Have visitors finally overstayed their welcome in Hawaii?

CNN  — 

The world-famous Ha’ikū Stairs along Oahu’s Ko’olau mountain range, known as the “Stairway to Heaven,” has been closed to the public since 1991, but you wouldn’t know that from Instagram.

And despite the $250,000 a year the Honolulu Board of Water Supply spends to keep people out of the area, roughly 4,000 hikers still access the stairs annually, to the detriment of the local residents, whose properties are trespassed, and to the board’s customers, who are footing the bill.

It’s one of many examples of how tourism promotion, which has historically marketed Hawaii as a playground full of escapist pleasures, has backfired. Now, Hawaii must course correct. Seeking more responsible guests, the industry is looking for a bit of restraint – and deference.

A promotional video titled “Hawaii Travel Tips: Culture” is helping to get the word out.

“We have a custom here in Hawaii, of asking permission to enter a place. It really is wise to do so because you’re not assuming,” Sabra Kauka, a cultural practitioner, says in the video.

Asking permission echoes a protocol in many Hawaiian rituals wherein a guest would present a chant petitioning for welcome and await a response granting entry in an exchange that establishes pono (righteous) behavior and mutual reciprocity.

The video is one in a series of short videos under the Kuleana Campaign, produced by the Hawaii Tourism Authority (HTA) and the Hawaii Visitors and Convention Bureau (HVCB).

Released last summer, it aims to educate Hawaii’s visitors on appropriate cultural etiquette.

It’ll likely be the first time visitors will have heard about the custom, and the first time they’ve been asked to consider their behavior while vacationing in Hawaii.

But as overtourism challenges the islands’ visitor capacity, the need to limit tourism’s footprint is an urgent one requiring creative solutions.

A pledge, a signature

The environmental impacts of tourism have been a central concern in Hawaii for decades.

The islands’ fragile ecosystems are buckling under the sheer volume of visitors, which hit a record-breaking 10.4 million in 2019. Consider that influx for a place with a local population of 1.4 million, much less a chain of islands with finite resources.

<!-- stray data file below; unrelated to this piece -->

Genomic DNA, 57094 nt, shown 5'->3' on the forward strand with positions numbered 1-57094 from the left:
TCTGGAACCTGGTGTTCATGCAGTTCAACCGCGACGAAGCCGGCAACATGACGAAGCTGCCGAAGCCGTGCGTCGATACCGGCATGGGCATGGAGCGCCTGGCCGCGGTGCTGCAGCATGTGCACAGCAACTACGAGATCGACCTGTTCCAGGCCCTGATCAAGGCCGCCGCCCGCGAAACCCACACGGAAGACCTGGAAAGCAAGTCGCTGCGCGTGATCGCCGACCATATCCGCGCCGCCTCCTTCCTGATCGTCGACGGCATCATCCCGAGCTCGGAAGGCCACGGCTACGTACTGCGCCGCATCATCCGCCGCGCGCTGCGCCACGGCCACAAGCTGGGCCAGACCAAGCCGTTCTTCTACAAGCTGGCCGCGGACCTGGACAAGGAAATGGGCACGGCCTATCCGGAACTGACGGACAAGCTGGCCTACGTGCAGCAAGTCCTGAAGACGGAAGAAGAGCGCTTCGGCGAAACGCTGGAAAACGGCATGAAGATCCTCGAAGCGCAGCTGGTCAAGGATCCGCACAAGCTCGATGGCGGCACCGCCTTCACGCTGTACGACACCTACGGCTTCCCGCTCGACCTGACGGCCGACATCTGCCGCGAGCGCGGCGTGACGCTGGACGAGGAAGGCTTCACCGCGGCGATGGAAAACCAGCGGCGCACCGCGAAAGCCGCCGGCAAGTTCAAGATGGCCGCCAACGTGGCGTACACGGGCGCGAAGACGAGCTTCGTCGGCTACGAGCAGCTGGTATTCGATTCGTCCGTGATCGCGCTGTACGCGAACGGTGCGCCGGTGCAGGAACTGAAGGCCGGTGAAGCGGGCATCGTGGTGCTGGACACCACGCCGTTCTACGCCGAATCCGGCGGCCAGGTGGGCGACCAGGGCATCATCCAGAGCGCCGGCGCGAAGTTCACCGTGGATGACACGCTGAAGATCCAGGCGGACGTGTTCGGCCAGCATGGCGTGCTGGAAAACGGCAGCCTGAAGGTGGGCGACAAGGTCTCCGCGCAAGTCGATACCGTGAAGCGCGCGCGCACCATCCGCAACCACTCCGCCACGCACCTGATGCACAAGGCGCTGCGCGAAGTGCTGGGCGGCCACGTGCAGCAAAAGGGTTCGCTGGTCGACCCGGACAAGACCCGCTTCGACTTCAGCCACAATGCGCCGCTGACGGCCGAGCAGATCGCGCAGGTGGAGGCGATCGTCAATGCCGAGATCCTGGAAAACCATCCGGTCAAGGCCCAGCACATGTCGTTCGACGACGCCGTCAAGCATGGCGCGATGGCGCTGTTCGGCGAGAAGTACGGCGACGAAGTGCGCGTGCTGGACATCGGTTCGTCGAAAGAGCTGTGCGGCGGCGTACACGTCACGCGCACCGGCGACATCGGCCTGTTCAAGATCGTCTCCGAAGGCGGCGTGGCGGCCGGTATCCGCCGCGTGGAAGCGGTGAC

Honolulu City Council member Kymberly Pine, who chairs the city’s Business, Economic Development & Tourism Committee, said such numbers were not projected for several more years. Now, as arrivals are only forecasted to continue growing, government officials and tourism marketing must respond – beginning with bad behavior.

For example, incidents of eager hikers ducking under police tape to enter closed trails are so common that legislation was introduced last year to have hikers who knowingly trespass pay fines of up to $1,000. The legislation also covers search and rescue costs for public safety agents who come to the rescue of rogue trekkers.

Visual cues like metal guardrails and warning signs haven’t been enough to dissuade visitors and lackadaisical vacationers from breaking the rules, but maybe a hefty fine will do the trick.

The bill was introduced by State Senator Mike Gabbard as a deterrent, but others aren’t confident that deterrence methods are as effective as education.

“Quite frankly, if we say, ‘Don’t jump over the fence,’ they’re going to do it anyway,” says Jay Talwar, HVCB chief marketing officer behind the Kuleana Campaign.

Talwar believes raising awareness of the “whys” behind appropriate behavior could better influence an attitude shift. He thinks enlightenment – not reproach – is the path to seeing better behavior.

Incidents of eager hikers ducking under police tape to enter closed trails are so common that last year legislation was introduced to combat trespassing.

Councilmember Pine agrees. Last September, she introduced the first in a series of bills in her legislative package “Keep Hawaii Hawaii.” She hopes the initiative, the “Promise to Our Keiki Pledge,” will promote environmentally responsible and culturally sensitive visitor behaviors.

The bill, which passed the committee in January, asks visitors to sign a pledge upon arrival, committing themselves to protecting and respecting endangered animals, indigenous flora and sacred sites.

The pledge would not have legal consequences (unless, of course, a visitor does something illegal, like pick up a sea turtle for an Instagram shot), but Pine believes it could go a long way towards more mindful travel.